I don’t buy it.
Imagine you have lived your entire life in a world made of cardboard where everyone but you moved at a snail’s pace. You’ve never been in anything like a fight and if you were it’d be over pretty quickly because you can kill these slow, virtually blind and deaf, cardboard people just by looking at them (but you never have, because you’re cool like that).
Then, one day, someone else arrives. They are made not of cardboard but of steel, they move faster than a jet and they are punching you repeatedly in the face. This is the situation Clark is in. It is reasonable to me that he was not in a frame of mind conducive to the calculation of casualties on his first adventure. Anyway, he did try to take Zod away from Metropolis (and into space) but Zod knocked him down again.
Any vision of Earth where beings with the power to crack a continent in half could throw each other around without civilians being caught in the crossfire would be suspiciously perfect and as anyone who has read Infinite Crisis will know “A perfect Earth doesn’t need a Superman.”
The Death of Zod
More specifically, the murder of General Zod by the Superman, Clark Kent. So, Zod’s goal is to commit suicide by Superman and kill a lot of puny humans in the process? Goal achieved: Zod wins. But why did Superman let him win? Superman does not kill. Superheroes don’t kill in general (Screw you Wolverine!) and Superman is probably the hero who exemplifies this more than any other in DC comics (except Batman).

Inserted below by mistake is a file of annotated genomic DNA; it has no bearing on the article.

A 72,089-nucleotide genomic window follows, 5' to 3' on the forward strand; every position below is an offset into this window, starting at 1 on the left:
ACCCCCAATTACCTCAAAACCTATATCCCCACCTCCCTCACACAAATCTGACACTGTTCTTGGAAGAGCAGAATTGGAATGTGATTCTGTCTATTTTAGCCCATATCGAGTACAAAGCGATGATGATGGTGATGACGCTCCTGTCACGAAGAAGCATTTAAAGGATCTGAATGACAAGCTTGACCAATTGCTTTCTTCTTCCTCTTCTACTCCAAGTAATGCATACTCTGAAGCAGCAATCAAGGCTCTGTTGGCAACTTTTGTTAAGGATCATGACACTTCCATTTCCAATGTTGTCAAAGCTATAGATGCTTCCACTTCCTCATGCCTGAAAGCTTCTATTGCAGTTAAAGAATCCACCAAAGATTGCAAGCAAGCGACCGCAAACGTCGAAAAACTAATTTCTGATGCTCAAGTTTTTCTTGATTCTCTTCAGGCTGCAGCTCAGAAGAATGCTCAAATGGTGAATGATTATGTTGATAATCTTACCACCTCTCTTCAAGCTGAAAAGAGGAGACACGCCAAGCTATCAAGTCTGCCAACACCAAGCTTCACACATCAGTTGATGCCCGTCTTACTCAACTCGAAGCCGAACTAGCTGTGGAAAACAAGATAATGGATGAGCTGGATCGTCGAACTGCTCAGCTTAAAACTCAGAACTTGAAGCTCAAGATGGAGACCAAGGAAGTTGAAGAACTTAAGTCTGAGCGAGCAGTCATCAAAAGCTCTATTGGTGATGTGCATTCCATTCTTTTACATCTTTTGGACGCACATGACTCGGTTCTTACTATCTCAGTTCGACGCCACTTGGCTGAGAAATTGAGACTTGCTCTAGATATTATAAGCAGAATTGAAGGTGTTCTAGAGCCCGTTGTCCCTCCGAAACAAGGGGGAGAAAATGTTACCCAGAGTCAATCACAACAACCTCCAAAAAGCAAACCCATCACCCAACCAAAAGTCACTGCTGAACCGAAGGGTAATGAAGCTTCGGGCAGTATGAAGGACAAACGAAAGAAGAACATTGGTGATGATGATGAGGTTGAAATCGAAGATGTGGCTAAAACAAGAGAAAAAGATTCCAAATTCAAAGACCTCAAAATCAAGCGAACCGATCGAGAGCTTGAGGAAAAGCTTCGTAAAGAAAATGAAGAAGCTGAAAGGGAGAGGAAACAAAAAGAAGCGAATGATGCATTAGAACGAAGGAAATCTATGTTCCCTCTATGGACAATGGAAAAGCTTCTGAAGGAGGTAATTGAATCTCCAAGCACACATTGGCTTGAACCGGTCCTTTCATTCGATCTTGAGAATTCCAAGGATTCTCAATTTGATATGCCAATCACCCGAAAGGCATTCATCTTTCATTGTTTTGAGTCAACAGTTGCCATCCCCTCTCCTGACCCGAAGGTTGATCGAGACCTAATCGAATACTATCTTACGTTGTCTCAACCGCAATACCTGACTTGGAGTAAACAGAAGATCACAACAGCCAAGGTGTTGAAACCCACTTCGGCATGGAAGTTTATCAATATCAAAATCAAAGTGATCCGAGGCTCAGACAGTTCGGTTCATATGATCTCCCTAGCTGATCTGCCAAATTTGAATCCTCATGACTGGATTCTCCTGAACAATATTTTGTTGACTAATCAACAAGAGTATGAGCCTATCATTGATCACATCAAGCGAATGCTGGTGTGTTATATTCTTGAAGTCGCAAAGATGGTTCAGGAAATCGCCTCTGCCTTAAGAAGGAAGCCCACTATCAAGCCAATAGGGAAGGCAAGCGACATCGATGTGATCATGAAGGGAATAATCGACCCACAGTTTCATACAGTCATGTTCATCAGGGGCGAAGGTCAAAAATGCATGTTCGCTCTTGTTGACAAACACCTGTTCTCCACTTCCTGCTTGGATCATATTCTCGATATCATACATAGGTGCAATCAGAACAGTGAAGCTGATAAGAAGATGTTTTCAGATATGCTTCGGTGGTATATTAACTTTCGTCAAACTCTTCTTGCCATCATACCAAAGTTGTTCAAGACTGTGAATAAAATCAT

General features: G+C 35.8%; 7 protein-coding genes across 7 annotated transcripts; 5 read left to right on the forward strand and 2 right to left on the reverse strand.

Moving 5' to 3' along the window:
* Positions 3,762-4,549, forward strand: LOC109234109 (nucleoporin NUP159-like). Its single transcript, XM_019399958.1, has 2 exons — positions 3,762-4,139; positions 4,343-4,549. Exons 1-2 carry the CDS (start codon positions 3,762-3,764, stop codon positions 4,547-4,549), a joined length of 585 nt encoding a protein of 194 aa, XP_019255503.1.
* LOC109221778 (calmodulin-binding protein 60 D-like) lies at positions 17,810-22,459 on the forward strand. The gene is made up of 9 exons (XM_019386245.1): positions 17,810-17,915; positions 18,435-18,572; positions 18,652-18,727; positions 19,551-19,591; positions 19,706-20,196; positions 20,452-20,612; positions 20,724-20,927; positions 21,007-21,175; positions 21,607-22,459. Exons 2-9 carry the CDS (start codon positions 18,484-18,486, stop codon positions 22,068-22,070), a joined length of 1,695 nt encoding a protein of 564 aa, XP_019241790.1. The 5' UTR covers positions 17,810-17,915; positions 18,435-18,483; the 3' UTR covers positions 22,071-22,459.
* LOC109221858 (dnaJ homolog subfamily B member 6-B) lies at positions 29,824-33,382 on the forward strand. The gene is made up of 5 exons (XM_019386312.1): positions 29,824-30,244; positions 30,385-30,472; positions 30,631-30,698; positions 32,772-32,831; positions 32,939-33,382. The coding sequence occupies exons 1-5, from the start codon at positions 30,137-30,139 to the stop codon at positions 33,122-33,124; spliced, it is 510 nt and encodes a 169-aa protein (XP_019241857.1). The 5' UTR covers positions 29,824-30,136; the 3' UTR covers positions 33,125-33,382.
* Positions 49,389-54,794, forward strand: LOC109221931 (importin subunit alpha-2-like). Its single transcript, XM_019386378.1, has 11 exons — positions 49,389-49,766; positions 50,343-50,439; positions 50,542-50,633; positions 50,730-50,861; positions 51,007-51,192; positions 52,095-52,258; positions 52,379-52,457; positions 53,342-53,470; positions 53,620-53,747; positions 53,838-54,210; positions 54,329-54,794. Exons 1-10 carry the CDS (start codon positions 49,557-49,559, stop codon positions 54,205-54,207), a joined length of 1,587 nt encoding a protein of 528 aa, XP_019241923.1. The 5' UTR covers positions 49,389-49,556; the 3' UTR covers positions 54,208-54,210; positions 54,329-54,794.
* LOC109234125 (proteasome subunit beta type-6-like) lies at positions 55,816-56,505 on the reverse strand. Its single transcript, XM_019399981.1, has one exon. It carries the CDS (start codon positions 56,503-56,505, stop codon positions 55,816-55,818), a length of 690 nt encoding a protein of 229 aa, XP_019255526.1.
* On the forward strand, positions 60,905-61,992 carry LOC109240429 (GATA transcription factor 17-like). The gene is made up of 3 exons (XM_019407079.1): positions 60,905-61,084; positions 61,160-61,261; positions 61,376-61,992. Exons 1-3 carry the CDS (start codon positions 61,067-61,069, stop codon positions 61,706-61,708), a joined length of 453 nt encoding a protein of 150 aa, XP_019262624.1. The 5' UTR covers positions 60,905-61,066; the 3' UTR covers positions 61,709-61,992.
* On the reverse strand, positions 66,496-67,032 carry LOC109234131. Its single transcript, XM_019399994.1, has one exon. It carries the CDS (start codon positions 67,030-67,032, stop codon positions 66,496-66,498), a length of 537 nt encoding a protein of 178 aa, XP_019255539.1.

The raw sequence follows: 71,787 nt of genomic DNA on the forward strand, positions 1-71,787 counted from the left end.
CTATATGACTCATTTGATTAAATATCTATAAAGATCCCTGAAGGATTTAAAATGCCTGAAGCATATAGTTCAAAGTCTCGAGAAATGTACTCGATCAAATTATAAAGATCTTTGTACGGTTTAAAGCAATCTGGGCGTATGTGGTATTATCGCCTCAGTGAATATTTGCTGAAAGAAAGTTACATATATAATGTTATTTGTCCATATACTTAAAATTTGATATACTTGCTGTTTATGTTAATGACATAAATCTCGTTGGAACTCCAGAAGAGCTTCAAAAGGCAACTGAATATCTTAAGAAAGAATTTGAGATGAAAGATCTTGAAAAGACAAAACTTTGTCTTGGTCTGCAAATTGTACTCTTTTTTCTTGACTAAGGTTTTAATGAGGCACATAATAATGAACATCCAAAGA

But Superman kills Zod! This might have shocked me more if Batman (who adheres to the no-kill rule even more strongly than Superman) had not killed someone in every single one of Christopher Nolan’s films. Regardless, I did revolt. I saw it coming and I spent the few minutes leading up to Zod’s death thinking “No, no, no, no, no” but then they saved it. Superman broke down, he cried, he screamed, he was filled with horror and remorse at what he had done. I was mollified, I bought it. I could accept Superman killing in extremity, in the last defence of life, other options seemingly exhausted if he was horrified by his actions.
As long as he did it without celebration or callousness, as long as he did it with dismay instead of a stupid one-liner (Every time I watch Batman Begins: “I won’t kill you but that doesn’t mean I have to save you” says Batman, “Yes, you do”, I feel like screaming), as long as Superman understands it to be an utter violation of his being, I can buy it. As long as it doesn’t happen again in sequels, I can believe it.
Yeah, so I liked Man of Steel; what did everyone else think? Comments welcome.